Wednesday, 6 May 2015

Boozy Books: Gin, Glorious Gin


A few of you may have already heard a buzz about Olivia Williams' Gin, Glorious Gin - the book came out as a hardback in time for Christmas last year - but I was sent one of the shiny new paperback copies to read.

The tagline promises this London-centric gin history book will tell us 'How Mother's Ruin Became the Spirit of London' so, armed with a G&T (naturally) I got stuck in.

I can't stress enough how fascinating this book will be to gin fans everywhere: it is so jam-packed full of facts and stories you'll have never heard before that you get quite giddy with excitement. Just think of all the cool things you can tell all your gin-loving friends!

It takes you from the "invention" of gin (and it's big sister, Dutch Genever) right the way to the present day, focussing in detail on the 18th century gin craze, the advent of gin palaces (and how they nearly did away with the traditional British pub!), the development of the more established, family-run distilleries in the 19th century, right up to gin's rocky 20th century history - with World Wars and vodka hitting its popularity hard.

The way Olivia explains the rises and falls in popularity really does make you look at the drink in completely new eyes.

We then all breathe a sigh of relief as Olivia guides us through gin's 21st century renaissance thanks to the craft gin trend.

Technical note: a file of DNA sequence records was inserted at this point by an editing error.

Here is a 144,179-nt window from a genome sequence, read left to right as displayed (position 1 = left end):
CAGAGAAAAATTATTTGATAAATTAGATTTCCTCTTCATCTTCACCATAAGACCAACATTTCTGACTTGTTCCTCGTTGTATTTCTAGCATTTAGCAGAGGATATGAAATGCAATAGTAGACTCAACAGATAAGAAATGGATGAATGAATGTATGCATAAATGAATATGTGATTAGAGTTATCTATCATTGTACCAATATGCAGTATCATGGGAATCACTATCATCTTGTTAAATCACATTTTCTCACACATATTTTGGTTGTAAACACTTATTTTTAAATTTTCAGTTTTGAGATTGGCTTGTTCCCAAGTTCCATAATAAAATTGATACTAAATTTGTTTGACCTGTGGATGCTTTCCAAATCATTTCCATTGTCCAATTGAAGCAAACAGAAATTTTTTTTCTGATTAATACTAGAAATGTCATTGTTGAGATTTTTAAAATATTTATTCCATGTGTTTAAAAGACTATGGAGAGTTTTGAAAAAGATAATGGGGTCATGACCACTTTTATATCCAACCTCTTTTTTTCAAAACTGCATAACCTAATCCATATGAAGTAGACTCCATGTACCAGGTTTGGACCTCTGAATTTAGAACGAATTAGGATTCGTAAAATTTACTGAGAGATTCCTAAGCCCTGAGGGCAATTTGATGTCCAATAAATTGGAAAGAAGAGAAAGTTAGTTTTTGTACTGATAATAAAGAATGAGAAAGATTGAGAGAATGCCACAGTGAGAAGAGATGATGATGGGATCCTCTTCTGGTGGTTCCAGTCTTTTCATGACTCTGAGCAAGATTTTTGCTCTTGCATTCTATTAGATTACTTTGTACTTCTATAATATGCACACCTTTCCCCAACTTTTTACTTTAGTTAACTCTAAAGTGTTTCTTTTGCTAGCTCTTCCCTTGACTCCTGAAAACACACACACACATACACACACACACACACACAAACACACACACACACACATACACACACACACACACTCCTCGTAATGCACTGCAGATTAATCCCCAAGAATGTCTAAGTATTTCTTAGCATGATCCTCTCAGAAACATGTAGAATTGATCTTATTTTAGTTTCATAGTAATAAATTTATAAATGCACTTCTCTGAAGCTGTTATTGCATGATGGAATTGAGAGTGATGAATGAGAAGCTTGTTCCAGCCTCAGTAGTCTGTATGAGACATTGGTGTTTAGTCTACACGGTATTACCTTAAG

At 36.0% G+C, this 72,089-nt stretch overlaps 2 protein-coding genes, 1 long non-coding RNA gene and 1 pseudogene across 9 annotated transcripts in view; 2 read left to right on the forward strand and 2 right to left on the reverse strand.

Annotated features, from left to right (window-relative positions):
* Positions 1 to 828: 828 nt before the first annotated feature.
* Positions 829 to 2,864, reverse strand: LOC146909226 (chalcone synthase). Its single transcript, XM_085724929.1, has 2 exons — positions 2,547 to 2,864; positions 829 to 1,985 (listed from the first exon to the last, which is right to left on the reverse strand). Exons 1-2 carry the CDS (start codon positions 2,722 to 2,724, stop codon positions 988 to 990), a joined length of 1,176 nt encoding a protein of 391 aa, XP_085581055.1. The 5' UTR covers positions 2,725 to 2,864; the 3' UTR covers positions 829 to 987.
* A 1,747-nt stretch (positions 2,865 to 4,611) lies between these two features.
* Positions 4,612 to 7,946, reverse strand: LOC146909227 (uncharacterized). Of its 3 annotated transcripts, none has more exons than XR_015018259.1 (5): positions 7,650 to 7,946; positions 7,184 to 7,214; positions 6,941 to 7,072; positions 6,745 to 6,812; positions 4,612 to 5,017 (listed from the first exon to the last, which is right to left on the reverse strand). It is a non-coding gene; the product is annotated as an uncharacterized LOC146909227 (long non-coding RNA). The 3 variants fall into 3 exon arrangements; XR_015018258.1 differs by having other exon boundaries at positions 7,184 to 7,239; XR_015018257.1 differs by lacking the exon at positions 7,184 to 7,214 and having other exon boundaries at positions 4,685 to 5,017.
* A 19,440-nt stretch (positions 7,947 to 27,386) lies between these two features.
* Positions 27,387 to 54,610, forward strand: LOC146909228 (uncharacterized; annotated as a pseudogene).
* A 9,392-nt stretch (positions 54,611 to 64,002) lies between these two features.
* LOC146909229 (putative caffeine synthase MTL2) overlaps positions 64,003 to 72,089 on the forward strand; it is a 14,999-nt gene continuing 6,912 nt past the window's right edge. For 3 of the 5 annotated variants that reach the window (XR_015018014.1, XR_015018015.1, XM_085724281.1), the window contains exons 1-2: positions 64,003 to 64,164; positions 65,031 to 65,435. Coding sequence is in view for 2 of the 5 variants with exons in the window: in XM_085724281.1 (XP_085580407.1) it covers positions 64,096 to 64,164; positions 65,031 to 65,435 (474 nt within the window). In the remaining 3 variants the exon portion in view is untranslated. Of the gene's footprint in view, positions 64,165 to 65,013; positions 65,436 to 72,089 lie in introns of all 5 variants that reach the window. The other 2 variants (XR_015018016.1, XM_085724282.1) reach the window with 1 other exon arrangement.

Don't be mistaken - this isn't a light-hearted, miscellany of 'fun facts' and 'did you know?'s - it's a proper, exceptionally-researched history book.

Gin's humble beginnings and rise to glory are contextualised and explained alongside each period's politics, economy, way of life, wars and fashions. Later on, it also intertwines gin's history with that of the cocktail, as well as delving into marketing tactics employed by gin and its rival spirits and liqueurs.

Although the book is split into handy chapters, you'll still need to concentrate, as beyond that there's not really any splitting into sub-sections, so at times (if you're tired or busy) it can get slightly wordy - but that's the price you pay for actually being educated in such a comprehensive way. Olivia Williams writes with wry wit, passion, eloquence and expertise, illuminating gin's varied history in an infectiously vivid way.

You'll feel much more confident next time you want to buy a new bottle or go to a tasting (or a fancy cocktail bar), and you'll be dipping in and out of this book for years to come. This is especially true of the last 50 pages or so, which summarises gin types and botanicals, as well as helpfully listing the most interesting distilleries, bars and tastings experiences available.

At a mere £7.19 for the Gin, Glorious Gin paperback from The Book Depository (or £4.99 for the hardback at the moment!) , you can't really call yourself a real gin fan unless you've got a copy on your bookshelf. 

No comments:

Post a comment